Roundup: SBA provision / Social Security raise / Hurricane season 

    Budget bill: Sens. John Kennedy and Bill Cassidy are raising concerns about a provision in the proposed $3.5 trillion congressional budget reconciliation bill that would allot billions in indirect government loans to small businesses. They, along with 13 other senators, call the plan “inefficient, costly and inequitable,” in a letter addressed to House and Senate leadership and chairs of both chambers’ Small Business Committees. The provision, known as Section 100502 would authorize nearly $4.5 billion over 10 years for the U.S. Small Business Administration to issue direct 7(a) loans. Read the full story from The Center Square. 

    COLA: Millions of retirees on Social Security will get a 5.9% boost in benefits for 2022. The biggest cost-of-living adjustment in 39 years follows a burst in inflation as the economy struggles to shake off the drag of the coronavirus pandemic. The COLA, as it’s commonly called, amounts to $92 a month for the average retired worker, according to estimates released Wednesday by the Social Security Administration. Read the full story.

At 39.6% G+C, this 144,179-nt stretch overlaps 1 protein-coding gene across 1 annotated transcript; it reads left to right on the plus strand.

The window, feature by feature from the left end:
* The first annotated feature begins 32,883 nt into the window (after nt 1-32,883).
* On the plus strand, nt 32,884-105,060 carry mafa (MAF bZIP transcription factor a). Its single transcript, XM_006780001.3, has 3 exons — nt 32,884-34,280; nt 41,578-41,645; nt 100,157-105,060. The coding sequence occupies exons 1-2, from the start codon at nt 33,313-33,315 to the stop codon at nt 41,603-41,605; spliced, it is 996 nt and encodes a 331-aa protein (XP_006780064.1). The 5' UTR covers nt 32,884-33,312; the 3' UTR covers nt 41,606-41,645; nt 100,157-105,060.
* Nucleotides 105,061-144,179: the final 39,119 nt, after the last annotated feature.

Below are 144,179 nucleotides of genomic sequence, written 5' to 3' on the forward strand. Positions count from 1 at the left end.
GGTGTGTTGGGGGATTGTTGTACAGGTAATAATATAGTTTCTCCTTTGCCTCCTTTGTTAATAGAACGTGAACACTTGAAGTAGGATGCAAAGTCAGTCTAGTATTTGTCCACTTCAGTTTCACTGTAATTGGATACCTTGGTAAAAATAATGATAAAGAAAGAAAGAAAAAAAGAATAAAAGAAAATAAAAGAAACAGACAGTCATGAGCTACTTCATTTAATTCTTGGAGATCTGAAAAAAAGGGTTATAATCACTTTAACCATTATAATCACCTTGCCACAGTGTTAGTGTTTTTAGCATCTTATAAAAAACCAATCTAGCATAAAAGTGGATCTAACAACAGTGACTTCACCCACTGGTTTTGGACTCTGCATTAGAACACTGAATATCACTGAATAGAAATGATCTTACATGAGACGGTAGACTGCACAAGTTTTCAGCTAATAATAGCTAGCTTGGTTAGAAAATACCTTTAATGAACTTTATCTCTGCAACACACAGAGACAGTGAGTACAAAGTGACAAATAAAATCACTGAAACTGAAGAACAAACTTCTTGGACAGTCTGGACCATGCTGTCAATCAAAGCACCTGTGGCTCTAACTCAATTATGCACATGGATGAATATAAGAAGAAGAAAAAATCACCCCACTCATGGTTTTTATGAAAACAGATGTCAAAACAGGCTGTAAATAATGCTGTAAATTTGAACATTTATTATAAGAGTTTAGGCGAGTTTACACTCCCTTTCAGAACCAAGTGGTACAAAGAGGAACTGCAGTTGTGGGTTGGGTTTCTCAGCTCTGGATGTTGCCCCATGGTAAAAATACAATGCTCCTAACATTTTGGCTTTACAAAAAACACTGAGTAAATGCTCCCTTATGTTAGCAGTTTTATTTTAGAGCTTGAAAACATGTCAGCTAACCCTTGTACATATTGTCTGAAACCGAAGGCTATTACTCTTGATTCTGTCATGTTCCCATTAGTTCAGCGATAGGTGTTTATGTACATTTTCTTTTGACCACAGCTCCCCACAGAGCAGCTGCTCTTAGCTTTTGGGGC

Coast clear, almost: Louisiana has been rocked by five hurricanes during the past five years, including two of the most powerful ever to make landfall in the state—Hurricane Laura in 2020 near Lake Charles and Hurricane Ida in August in bayou country. However, The Daily Advertiser reports that Louisiana might be in the clear when it comes to the 2021 hurricane season, which ends Oct. 31. “The likelihood of tropical activity for us is dropping off fast,” says Ben Schott, chief meteorologist for the National Weather Service’s New Orleans station. Read the full story.